The vast majority of theses in this collection are open access and freely available. There are a small number of theses that have access restricted to the WWU campus. For off-campus access to a thesis labeled "Campus Only Access," please log in here with your WWU universal ID, or talk to your librarian about requesting the restricted thesis through interlibrary loan.
Date Permissions Signed
Date of Award
Master of Arts (MA)
Hammond, Joyce D., 1950-
Saunders, Kathleen (Anthropologist)
Youth of the 1960s took a collective stand against the establishment, challenging hegemonic forces intent on turning an informed citizenry into mere consumers; hypocrisy from the highest levels of government (Harrington 1962) was challenged by students, college enrollment was unprecedented (Roszak 1968). Unable to cause change at the top, scores of young people dropped out of mainstream culture in search of a better way to live (Miller 1991). Back-to-the-landers are the surviving members of the counterculture movement (Jacob 1997). Different from Sixties' political radicals or utopian commune hippies, the back-to-the-land movement is evidence of counterculture success and provides an ideological model for community building. A hamlet in northern California is a model in community building because it exhibits the essential qualities of a resilient community: social cohesion, participatory decision-making, and shared commitment to environmental integrity (Theobald 1991). Immigrant generated conflict prevailed there during the early 1970s, based on fear. Serendipitously, residents created relationships and discovered common ground (Lamphere 1992). Smith and Krannich confirm, given an opportunity, newcomers and old-timers will discover they have more in common than previously believed (2009). Community members acknowledged their shared values, what Sumner terms the civil commons (2005); they established a unique kind of communitas of people and place (Turner 1969), sustained by frequent experiences of collective effervescence (Durkheim 1912) at events supporting both common and individual interests. Born in 1960, my life began with the counterculture. A consequence of "free love," my hippie parents divorced in 1969; my mother, with four daughters, joined the back-to-the-land movement. Personal experience transforms this ethnography into autoethnography (Ellis and Bochner 2000). During a year of participant observation fieldwork (Spradley 1980), I returned to the town where I came of age as a hippie kid to discover how the people established peace.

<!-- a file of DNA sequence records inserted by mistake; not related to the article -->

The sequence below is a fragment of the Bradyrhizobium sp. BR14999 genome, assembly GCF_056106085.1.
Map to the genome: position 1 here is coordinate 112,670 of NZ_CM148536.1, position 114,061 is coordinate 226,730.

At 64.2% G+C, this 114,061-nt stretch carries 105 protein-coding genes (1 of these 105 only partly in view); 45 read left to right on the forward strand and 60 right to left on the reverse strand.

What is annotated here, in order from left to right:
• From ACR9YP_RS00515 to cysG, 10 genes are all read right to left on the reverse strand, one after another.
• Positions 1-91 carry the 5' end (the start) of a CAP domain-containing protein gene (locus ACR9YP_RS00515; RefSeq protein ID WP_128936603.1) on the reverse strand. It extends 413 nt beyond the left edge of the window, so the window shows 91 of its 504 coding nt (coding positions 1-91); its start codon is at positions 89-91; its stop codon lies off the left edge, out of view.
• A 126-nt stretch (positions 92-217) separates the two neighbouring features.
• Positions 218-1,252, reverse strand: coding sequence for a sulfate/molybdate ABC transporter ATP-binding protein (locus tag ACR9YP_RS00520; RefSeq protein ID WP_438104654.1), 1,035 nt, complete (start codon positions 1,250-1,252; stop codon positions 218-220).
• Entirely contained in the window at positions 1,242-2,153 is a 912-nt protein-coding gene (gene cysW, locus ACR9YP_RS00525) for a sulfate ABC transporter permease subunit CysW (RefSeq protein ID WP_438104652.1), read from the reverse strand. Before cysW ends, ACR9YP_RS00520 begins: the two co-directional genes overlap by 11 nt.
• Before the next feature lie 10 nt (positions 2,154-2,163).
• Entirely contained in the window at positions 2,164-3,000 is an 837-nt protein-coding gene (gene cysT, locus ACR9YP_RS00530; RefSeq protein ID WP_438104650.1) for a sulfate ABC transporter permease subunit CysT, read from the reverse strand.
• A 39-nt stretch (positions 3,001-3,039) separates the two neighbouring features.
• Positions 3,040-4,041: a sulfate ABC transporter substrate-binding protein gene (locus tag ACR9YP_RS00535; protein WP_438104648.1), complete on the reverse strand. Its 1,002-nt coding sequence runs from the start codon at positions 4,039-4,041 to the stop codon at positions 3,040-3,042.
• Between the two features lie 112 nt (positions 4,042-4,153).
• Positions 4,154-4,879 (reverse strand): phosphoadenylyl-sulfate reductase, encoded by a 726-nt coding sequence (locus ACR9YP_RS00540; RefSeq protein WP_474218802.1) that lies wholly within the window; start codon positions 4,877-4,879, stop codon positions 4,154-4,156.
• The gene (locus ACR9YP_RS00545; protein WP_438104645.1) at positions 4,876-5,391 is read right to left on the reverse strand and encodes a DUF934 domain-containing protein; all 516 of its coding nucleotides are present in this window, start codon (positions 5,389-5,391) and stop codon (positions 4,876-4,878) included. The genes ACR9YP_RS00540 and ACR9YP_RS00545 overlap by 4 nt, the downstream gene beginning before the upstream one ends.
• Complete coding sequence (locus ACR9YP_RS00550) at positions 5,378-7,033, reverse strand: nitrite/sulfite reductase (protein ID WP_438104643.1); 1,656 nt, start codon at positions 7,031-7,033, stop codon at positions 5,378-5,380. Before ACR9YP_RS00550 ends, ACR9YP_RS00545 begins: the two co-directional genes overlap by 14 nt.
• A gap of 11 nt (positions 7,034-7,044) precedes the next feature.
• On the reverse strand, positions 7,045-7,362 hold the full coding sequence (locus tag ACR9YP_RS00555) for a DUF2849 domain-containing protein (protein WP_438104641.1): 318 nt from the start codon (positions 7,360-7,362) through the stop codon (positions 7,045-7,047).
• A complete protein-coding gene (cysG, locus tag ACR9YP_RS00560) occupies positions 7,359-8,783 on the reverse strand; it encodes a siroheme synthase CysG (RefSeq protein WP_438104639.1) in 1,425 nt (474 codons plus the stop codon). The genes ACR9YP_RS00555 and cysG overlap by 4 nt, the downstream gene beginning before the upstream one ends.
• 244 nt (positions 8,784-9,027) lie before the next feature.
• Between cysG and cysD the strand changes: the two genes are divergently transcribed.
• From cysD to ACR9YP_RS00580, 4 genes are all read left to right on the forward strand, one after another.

Western Washington University
Copying of this thesis in whole or in part is allowable only for scholarly purposes. It is understood, however, that any copying or publication of this thesis for commercial purposes, or for financial gain, shall not be allowed without the author's written permission.
Spicer, Lisa Gruwell, "Finding common ground: when the hippie counterculture immigrated to a rural redwood community" (2012). WWU Graduate School Collection. 246.